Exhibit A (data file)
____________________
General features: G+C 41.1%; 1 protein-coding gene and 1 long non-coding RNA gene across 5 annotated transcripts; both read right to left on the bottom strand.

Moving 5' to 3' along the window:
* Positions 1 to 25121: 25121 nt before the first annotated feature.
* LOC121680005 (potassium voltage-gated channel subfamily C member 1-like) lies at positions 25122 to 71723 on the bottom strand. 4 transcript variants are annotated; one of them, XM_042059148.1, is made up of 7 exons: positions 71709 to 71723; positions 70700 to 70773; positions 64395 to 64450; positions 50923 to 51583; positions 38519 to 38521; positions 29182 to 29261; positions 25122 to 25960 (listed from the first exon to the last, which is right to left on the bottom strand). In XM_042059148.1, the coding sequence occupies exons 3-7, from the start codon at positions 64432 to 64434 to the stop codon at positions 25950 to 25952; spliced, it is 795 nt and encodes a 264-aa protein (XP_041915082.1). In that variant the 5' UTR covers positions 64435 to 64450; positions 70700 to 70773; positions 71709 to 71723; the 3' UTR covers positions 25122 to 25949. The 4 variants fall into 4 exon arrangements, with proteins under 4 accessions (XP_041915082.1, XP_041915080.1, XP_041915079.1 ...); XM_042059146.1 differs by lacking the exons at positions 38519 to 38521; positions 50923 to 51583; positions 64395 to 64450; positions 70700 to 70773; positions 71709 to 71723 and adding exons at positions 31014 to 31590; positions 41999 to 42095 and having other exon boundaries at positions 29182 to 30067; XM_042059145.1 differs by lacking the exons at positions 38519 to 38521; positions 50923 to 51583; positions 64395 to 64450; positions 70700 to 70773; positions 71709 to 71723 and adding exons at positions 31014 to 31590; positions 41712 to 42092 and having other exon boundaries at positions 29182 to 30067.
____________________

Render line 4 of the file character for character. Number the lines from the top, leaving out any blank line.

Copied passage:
* LOC121680005 (potassium voltage-gated channel subfamily C member 1-like) lies at positions 25122 to 71723 on the bottom strand. 4 transcript variants are annotated; one of them, XM_042059148.1, is made up of 7 exons: positions 71709 to 71723; positions 70700 to 70773; positions 64395 to 64450; positions 50923 to 51583; positions 38519 to 38521; positions 29182 to 29261; positions 25122 to 25960 (listed from the first exon to the last, which is right to left on the bottom strand). In XM_042059148.1, the coding sequence occupies exons 3-7, from the start codon at positions 64432 to 64434 to the stop codon at positions 25950 to 25952; spliced, it is 795 nt and encodes a 264-aa protein (XP_041915082.1). In that variant the 5' UTR covers positions 64435 to 64450; positions 70700 to 70773; positions 71709 to 71723; the 3' UTR covers positions 25122 to 25949. The 4 variants fall into 4 exon arrangements, with proteins under 4 accessions (XP_041915082.1, XP_041915080.1, XP_041915079.1 ...); XM_042059146.1 differs by lacking the exons at positions 38519 to 38521; positions 50923 to 51583; positions 64395 to 64450; positions 70700 to 70773; positions 71709 to 71723 and adding exons at positions 31014 to 31590; positions 41999 to 42095 and having other exon boundaries at positions 29182 to 30067; XM_042059145.1 differs by lacking the exons at positions 38519 to 38521; positions 50923 to 51583; positions 64395 to 64450; positions 70700 to 70773; positions 71709 to 71723 and adding exons at positions 31014 to 31590; positions 41712 to 42092 and having other exon boundaries at positions 29182 to 30067.